1426. Counting Elements

EasyArrayHash Table
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Problem Description

The problem provides an integer array called arr. We are asked to count the number of elements, x, in this array such that there exists another element in the array which is exactly one more than x (that is, x + 1). If there are multiple instances of the same value in arr, each occurrence should be considered separately for our count.

An example to illustrate the problem could be if we have the array [1, 2, 3]. Here, the element 1 has a companion 2, and 2 has a companion 3. Thus, we have two elements (1 and 2) that meet the condition, so our result would be 2.


To find an efficient solution to the problem, we realize that checking for the presence of x + 1 for each element x can be made faster by using a set. A set is a data structure that allows for O(1) look-up times on average, meaning we can quickly determine if x + 1 exists in our array.

Here's how we can break down the solution:

  1. Create a Set: Convert the list arr into a set s. This allows for rapid look-ups and also removes any duplicate values, which we don't need to consider since we're counting duplicates separately anyway.

  2. Count with a Condition: We go through each element x in the original array arr and check if x + 1 exists in our set s.

  3. Sum the Counts: By summing the boolean results of the check (since True equates to 1 and False to 0 in Python), we get a count of how many times the condition is met across our array.

The solution's beauty lies in its simplicity and efficiency, transforming the problem into a series of O(1) look-up operations that result in the final count.

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Solution Approach

The Reference Solution Approach uses simple yet effective programming techniques and takes advantage of Python's built-in data structures.

Here's a step-by-step explanation of how the code works:

  1. Convert to Set: The first step in the countElements method involves creating a set s from the input list arr.

    1s = set(arr)

    Sets in Python are implemented as hash tables, which is why we get excellent average-case time complexity for look-up operations.

  2. Iteration and Element Check: Next, we iterate over the elements in the original array arr. For each element x, we check if x + 1 is present in the set s.

    1sum(x + 1 in s for x in arr)

    The expression x + 1 in s is a boolean check that returns True if the element x + 1 exists in the set s, and False otherwise.

  3. Summing the True Counts: The sum function in Python adds up all the items in an iterable. Since True is counted as 1 and False as 0, this line effectively counts all instances where x + 1 is found in the set:

    1return sum(x + 1 in s for x in arr)

    Each time the check is True, it adds 1 to our running total. When it's False, it adds nothing. The final result is the number of elements that meet the condition, which the function returns.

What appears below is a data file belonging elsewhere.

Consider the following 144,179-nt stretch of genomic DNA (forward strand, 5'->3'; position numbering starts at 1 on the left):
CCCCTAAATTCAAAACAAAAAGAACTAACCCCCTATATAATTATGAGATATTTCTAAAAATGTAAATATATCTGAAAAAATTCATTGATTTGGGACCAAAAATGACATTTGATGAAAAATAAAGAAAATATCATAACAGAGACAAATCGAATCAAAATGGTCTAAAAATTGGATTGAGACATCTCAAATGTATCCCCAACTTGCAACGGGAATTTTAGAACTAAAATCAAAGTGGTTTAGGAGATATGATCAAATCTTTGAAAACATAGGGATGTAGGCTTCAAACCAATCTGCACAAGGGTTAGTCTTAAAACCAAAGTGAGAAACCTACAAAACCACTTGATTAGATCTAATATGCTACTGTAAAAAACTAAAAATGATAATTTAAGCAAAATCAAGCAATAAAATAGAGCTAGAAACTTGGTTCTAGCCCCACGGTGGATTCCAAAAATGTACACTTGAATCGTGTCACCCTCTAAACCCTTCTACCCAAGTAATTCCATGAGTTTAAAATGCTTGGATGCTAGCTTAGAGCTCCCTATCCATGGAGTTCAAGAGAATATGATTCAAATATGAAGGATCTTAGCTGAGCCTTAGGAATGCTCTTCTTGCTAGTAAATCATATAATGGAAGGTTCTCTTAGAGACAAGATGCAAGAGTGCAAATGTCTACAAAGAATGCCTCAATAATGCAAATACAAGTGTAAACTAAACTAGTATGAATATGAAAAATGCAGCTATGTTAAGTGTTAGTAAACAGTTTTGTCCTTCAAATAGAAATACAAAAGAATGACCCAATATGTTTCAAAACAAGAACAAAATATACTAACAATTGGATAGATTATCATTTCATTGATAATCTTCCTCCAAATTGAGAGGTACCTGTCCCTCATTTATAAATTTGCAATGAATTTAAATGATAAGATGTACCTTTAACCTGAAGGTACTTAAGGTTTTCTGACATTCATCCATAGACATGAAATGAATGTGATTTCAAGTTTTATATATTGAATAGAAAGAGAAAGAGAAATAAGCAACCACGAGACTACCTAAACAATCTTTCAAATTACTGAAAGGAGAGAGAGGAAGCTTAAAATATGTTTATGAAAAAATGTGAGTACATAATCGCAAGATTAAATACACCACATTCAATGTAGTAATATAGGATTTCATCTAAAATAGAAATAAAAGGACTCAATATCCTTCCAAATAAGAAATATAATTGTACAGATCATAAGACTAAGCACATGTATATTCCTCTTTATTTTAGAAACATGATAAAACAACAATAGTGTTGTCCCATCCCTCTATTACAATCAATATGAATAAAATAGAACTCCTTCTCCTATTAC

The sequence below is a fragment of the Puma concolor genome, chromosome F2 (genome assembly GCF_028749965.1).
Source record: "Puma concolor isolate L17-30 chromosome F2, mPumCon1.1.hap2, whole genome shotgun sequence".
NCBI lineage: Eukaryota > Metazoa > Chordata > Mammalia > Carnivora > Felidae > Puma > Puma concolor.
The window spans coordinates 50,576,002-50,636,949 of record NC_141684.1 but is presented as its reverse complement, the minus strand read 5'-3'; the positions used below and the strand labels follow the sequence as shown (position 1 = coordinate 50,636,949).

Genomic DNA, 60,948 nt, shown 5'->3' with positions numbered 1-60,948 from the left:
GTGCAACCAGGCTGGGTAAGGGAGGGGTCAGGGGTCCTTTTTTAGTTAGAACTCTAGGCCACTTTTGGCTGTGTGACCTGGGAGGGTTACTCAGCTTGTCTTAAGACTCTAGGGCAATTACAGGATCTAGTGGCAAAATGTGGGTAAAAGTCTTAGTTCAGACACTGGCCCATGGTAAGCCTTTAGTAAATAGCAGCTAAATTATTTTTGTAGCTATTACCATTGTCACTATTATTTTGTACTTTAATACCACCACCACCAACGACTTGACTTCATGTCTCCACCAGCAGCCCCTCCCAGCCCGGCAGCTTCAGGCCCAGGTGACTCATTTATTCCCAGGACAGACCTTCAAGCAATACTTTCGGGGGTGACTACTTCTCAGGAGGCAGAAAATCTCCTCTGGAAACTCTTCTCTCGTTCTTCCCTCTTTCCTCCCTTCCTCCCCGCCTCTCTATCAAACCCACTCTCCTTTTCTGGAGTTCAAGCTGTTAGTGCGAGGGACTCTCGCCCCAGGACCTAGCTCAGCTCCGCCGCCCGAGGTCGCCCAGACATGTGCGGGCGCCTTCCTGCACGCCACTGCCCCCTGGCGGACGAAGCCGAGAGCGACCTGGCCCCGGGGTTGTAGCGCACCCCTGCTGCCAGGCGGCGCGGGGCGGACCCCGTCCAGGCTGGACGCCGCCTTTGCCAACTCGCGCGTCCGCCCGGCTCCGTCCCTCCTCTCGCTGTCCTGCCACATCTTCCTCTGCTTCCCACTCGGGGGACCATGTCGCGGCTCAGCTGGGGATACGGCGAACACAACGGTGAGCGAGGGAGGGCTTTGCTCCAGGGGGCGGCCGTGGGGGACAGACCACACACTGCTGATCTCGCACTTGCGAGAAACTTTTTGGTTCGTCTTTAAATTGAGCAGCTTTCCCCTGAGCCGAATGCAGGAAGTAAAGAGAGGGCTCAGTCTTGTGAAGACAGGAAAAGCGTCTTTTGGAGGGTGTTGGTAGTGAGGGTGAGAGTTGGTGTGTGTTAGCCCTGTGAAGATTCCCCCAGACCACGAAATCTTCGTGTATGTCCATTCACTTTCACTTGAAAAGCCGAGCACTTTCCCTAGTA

The algorithm could be classified as a counting algorithm, which is commonly used to solve problems where we are asked to count occurrences of certain conditions or items that meet specific criteria.

In summary, the solution hinges on the constant-time look-up properties of sets in Python and the use of a generator expression within the sum function to iterate and tally our count efficiently.

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Example Walkthrough

Let us consider a small example to illustrate the solution approach. Suppose we have an array arr = [3, 1, 2, 3]. We want to count the number of elements in this array for which the element plus one also exists.

  1. First, we convert the input list arr into a set s.

    1s = set(arr)  # Now s is {1, 2, 3}

    By converting the list into a set, we can check for the existence of x + 1 in constant time.

  2. We now iterate over each element x in the original array arr and use a boolean check to see if x + 1 exists in the set s. For x = 3: x + 1 is 4, which does not exist in set s. For x = 1: x + 1 is 2, which exists in set s. For x = 2: x + 1 is 3, which exists in set s. For the second occurrence of x = 3, the result is the same as the first time: x + 1 is 4, which does not exist in set s.

  3. We sum the boolean results:

    1return sum(x + 1 in s for x in arr)  # Evaluates to sum([False, True, True, False]) which is 0 + 1 + 1 + 0 = 2

    Each True result adds 1 to the count. In this case, there are two instances where x + 1 exists in our set; hence, the sum is 2.

Given this example, the function countElements would return 2, as 1 and 2 have companions 2 and 3, respectively. Each occurrence is treated separately, even though 3 appears twice, since 3 + 1 is not in the array, those occurrences do not contribute to our count.